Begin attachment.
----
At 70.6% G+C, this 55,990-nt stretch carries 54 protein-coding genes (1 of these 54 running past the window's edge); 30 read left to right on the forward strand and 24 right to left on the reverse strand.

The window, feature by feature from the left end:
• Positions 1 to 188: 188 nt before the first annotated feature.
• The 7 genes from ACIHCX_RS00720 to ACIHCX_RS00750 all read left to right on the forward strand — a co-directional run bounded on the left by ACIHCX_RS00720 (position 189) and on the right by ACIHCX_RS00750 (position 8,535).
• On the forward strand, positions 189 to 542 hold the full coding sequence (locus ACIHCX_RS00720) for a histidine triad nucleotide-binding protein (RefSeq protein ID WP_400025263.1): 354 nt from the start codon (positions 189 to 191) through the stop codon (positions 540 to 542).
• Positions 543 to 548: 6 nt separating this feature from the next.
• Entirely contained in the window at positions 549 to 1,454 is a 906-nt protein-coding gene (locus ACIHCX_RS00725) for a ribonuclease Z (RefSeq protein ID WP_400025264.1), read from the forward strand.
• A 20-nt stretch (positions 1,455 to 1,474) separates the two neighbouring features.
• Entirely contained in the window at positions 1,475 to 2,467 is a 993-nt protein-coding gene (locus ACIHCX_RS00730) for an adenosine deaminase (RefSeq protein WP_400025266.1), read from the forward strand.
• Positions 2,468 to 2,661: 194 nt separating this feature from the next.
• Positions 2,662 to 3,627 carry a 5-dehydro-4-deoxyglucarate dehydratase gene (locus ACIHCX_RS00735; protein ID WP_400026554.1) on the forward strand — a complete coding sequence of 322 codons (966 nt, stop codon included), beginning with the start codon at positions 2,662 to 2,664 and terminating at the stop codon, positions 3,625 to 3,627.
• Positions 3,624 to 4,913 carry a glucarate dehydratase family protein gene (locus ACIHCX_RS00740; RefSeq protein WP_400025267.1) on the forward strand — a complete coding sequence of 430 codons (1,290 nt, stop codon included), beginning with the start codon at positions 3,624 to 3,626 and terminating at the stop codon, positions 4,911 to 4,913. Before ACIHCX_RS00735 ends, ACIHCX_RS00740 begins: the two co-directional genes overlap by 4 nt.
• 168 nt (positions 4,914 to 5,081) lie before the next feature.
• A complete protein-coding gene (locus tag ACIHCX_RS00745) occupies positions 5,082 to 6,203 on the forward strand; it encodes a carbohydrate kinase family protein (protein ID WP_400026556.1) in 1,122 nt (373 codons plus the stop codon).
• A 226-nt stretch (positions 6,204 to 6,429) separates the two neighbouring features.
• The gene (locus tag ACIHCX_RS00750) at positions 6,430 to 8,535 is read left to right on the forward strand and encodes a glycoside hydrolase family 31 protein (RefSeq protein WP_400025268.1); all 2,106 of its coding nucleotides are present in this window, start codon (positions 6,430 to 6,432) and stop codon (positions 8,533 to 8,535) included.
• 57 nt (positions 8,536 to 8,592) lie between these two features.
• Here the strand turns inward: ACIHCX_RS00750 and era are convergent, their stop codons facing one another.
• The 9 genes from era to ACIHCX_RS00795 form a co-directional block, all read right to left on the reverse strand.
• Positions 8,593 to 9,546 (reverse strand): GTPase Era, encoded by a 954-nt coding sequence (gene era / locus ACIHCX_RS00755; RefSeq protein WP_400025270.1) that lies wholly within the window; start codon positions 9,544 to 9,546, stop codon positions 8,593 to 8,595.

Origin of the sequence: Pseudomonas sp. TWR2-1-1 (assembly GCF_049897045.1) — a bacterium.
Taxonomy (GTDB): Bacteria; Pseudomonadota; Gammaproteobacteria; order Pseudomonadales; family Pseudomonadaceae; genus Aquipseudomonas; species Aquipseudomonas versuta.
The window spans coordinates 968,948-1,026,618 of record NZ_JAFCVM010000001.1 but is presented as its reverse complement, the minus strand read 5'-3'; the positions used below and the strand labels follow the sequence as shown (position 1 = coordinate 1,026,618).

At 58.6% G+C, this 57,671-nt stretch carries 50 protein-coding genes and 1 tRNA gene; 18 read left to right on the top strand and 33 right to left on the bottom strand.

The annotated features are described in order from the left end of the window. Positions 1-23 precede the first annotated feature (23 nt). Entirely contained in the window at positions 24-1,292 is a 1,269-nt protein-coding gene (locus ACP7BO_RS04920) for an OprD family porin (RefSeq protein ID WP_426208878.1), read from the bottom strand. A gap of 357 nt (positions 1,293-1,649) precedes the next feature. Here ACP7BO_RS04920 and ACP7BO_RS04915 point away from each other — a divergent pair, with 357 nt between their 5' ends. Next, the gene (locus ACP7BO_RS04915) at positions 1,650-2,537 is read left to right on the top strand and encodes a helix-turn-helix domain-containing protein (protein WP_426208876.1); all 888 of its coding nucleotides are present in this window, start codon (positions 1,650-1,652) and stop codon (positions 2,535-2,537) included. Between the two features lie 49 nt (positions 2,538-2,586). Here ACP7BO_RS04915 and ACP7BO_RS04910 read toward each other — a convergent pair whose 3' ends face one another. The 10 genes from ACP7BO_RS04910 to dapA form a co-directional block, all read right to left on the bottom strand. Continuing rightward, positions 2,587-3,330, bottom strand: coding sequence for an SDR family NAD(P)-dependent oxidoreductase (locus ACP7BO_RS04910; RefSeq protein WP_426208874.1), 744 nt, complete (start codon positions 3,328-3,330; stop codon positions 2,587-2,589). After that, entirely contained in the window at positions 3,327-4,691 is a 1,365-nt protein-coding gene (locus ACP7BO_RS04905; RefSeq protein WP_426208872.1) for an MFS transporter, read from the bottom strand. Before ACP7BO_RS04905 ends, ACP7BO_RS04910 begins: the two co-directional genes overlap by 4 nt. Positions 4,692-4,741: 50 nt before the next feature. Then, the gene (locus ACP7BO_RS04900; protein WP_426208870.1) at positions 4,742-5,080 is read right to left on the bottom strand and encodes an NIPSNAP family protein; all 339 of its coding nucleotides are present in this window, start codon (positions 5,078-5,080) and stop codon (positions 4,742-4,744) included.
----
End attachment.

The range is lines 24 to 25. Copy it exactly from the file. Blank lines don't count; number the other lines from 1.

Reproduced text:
At 58.6% G+C, this 57,671-nt stretch carries 50 protein-coding genes and 1 tRNA gene; 18 read left to right on the top strand and 33 right to left on the bottom strand.

The annotated features are described in order from the left end of the window. Positions 1-23 precede the first annotated feature (23 nt). Entirely contained in the window at positions 24-1,292 is a 1,269-nt protein-coding gene (locus ACP7BO_RS04920) for an OprD family porin (RefSeq protein ID WP_426208878.1), read from the bottom strand. A gap of 357 nt (positions 1,293-1,649) precedes the next feature. Here ACP7BO_RS04920 and ACP7BO_RS04915 point away from each other — a divergent pair, with 357 nt between their 5' ends. Next, the gene (locus ACP7BO_RS04915) at positions 1,650-2,537 is read left to right on the top strand and encodes a helix-turn-helix domain-containing protein (protein WP_426208876.1); all 888 of its coding nucleotides are present in this window, start codon (positions 1,650-1,652) and stop codon (positions 2,535-2,537) included. Between the two features lie 49 nt (positions 2,538-2,586). Here ACP7BO_RS04915 and ACP7BO_RS04910 read toward each other — a convergent pair whose 3' ends face one another. The 10 genes from ACP7BO_RS04910 to dapA form a co-directional block, all read right to left on the bottom strand. Continuing rightward, positions 2,587-3,330, bottom strand: coding sequence for an SDR family NAD(P)-dependent oxidoreductase (locus ACP7BO_RS04910; RefSeq protein WP_426208874.1), 744 nt, complete (start codon positions 3,328-3,330; stop codon positions 2,587-2,589). After that, entirely contained in the window at positions 3,327-4,691 is a 1,365-nt protein-coding gene (locus ACP7BO_RS04905; RefSeq protein WP_426208872.1) for an MFS transporter, read from the bottom strand. Before ACP7BO_RS04905 ends, ACP7BO_RS04910 begins: the two co-directional genes overlap by 4 nt. Positions 4,692-4,741: 50 nt before the next feature. Then, the gene (locus ACP7BO_RS04900; protein WP_426208870.1) at positions 4,742-5,080 is read right to left on the bottom strand and encodes an NIPSNAP family protein; all 339 of its coding nucleotides are present in this window, start codon (positions 5,078-5,080) and stop codon (positions 4,742-4,744) included.